The authors advocate the use of a plastic periodontal probe because it is flexible and presents less risk of damaging the implant surface or implant components. If a plastic probe is not available, a metal probe may be used with care. Probing depths and signs of BOP should be recorded for future comparison. Clinically, BOP around implants with cemented restorations in patients with good personal oral hygiene usually indicates the presence of excess cement in the peri-implant tissues (Figure 3).
EVALUATION OF PERI-IMPLANT SOFT TISSUES
The dental implant process involves ongoing therapy and evaluation; for example, in addition to probing, clinicians should carefully examine the peri-implant soft tissues. Any deviation from normal color, thickness, height or presence of keratinization should be charted. A coral pink color of the gingiva is noted as a sign of health, with exceptions for racial melanin pigmentation. Regarding the dentition, an adequate band of keratinized and attached gingival tissue (ideally, 2 mm in the absence of exceptional plaque control) has been associated with increased soft tissue health. While debate continues about the need for keratinized tissue around implants, studies have found reduced signs of inflammation and bone loss around implants with at least 2 mm of keratinization9 and adequate tissue thickness of at least 2 mm.10
Following the examination, a diagnosis can be made. According to the AAP/EFP conference, peri-implant health is defined as a healthy soft tissue and bone interface with the implant. A patient considered to have peri-implant health will generally present with probing depths of 5 mm or less, and with no more than 2 mm of bone loss that remains stable, with no signs of inflammation. Peri-implant mucositis is characterized by BOP and tissue color changes shading toward red. The AAP/EFP conference papers assume this problem is related only to bacterial plaque. Peri-implantitis is defined as progressive loss of bone seen on radiographs and/or increased probing depths and is associated with biomass burden.8
Diagnosis: Peri-implant Health — Maintenance: Assuming there are no signs of inflammation or continued bone loss in these cases, a conservative approach to reducing biofilm is suggested. Sterile saline on a cotton pellet is used to reduce the biologic load on the implant surface. A metal curet used to debride the sulcus should be turned away from the implant surface to remove any debris in the sulcus, taking care to not touch the implant or restorative surface. The implant crown may be instrumented with a conventional rubber cup; however, use of an ultrasonic, sonic or piezo device on the implant, abutment or implant crown should be avoided due to the possibility of damaging the implant surface.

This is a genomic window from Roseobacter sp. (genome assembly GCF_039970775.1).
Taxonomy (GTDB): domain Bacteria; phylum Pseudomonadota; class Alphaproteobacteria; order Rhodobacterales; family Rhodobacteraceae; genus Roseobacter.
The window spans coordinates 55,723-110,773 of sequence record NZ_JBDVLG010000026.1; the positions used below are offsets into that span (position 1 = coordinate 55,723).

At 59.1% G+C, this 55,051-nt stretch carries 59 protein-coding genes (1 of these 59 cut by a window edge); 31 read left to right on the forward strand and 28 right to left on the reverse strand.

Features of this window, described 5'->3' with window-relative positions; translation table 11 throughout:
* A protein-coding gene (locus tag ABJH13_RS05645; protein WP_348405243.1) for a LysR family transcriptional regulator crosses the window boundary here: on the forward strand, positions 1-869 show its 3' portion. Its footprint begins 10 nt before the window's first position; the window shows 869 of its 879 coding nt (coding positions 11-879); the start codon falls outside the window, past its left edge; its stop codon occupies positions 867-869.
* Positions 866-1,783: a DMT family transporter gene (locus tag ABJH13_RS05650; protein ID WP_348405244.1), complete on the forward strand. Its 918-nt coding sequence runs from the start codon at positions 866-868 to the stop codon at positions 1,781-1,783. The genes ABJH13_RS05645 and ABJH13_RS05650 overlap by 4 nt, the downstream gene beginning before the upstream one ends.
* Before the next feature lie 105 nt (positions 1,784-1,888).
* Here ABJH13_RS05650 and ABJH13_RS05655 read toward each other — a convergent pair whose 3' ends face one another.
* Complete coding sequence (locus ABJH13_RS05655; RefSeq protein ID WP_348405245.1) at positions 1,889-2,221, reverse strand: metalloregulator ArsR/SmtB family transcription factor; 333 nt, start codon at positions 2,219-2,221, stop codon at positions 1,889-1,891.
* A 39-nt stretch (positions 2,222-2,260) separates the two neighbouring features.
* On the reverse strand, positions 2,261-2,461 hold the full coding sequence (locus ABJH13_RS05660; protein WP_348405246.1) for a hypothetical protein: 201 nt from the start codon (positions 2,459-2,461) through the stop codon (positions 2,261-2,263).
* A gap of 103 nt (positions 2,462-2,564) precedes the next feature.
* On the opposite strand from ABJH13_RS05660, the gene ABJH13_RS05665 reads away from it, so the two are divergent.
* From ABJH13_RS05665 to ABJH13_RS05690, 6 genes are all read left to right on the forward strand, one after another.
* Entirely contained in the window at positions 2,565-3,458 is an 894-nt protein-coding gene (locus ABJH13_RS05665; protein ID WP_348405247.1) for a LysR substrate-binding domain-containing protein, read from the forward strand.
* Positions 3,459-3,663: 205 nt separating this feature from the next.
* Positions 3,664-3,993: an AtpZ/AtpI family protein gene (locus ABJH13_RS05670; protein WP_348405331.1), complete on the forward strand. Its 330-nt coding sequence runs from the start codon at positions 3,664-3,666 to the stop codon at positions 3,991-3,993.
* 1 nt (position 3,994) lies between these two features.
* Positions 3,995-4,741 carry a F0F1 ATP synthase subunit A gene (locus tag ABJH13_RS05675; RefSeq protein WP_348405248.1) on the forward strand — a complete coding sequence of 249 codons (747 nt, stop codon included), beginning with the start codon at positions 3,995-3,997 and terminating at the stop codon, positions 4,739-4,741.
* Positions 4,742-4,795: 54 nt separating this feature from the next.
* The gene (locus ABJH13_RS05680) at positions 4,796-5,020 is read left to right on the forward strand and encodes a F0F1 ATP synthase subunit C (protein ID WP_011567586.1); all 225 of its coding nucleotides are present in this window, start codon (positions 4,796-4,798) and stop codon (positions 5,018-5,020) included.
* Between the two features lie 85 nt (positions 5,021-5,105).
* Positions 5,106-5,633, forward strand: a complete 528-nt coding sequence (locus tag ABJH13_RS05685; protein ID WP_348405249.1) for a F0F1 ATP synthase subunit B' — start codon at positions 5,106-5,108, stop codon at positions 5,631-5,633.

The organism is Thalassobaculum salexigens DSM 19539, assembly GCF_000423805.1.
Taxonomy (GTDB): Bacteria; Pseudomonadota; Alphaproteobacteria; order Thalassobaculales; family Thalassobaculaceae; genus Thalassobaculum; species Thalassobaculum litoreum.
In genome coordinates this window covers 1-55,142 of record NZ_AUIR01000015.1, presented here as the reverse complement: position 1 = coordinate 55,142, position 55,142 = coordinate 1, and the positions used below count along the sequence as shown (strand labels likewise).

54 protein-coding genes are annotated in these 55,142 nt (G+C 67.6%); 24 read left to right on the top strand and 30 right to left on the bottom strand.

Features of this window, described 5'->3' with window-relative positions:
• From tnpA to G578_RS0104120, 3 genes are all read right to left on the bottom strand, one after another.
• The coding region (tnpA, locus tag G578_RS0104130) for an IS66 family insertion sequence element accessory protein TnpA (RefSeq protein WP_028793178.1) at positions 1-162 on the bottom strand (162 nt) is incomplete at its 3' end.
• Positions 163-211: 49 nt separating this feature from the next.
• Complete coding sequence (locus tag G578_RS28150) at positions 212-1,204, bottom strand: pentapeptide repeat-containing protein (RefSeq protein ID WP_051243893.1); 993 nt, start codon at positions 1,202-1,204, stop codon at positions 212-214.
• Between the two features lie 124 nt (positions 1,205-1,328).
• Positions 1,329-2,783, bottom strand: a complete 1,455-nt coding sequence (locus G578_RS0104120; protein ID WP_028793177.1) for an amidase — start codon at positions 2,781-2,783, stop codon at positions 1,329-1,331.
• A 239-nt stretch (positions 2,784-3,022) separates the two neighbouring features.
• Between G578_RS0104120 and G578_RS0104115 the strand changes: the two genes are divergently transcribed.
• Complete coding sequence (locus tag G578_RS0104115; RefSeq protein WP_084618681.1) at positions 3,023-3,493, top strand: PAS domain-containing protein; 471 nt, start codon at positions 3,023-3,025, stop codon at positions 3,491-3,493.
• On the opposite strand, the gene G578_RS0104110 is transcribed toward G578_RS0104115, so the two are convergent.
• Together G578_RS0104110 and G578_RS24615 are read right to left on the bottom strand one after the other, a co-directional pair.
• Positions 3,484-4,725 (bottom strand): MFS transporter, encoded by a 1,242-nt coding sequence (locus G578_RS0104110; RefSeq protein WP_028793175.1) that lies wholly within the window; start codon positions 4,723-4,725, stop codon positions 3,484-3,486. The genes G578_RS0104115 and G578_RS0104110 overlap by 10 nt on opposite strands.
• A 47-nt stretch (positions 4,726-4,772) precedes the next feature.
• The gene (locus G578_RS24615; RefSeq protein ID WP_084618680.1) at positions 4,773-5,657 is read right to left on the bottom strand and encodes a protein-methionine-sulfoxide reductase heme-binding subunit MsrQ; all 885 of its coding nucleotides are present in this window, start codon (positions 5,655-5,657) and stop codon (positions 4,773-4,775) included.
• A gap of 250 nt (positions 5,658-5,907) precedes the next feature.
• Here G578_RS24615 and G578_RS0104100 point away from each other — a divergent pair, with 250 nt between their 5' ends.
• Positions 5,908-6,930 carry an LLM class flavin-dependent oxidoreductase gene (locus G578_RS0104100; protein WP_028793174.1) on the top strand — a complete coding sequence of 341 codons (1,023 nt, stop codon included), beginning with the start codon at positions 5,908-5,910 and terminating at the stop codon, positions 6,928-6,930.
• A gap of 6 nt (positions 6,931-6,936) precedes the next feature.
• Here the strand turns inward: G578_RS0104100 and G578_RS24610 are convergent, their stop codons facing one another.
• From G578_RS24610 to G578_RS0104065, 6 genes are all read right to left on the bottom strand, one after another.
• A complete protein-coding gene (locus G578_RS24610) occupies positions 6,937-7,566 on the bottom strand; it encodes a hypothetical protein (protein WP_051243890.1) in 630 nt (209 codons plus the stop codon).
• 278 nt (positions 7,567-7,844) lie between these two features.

Maintenance for Peri-implant Tissue Problems: The use of any device that will create aerosols should be preceded by a 30-second rinse with 0.12% chlorhexidine gluconate. This significantly reduces the cultivatable microflora within the oral cavity, thus reducing the possible spread of these bacteria to the dental team and patients.11 Next, clinicians should polish the natural teeth and implant prostheses with a rubber cup, after which calculus removal (both supra- and subgingival) is performed around the natural dentition.
Diagnosis: Peri-implant Mucositis, Option 1: Periodontal mucositis is frequently seen in clinical practice.12 One approach to dealing with this condition emphasizes removal of biofilm and material adherent to the implant surface in a manner that will minimally damage the implant surface. Adherents of this approach believe that small fragments of titanium can set up an infection in the soft tissues that can eventually lead to implant loss.13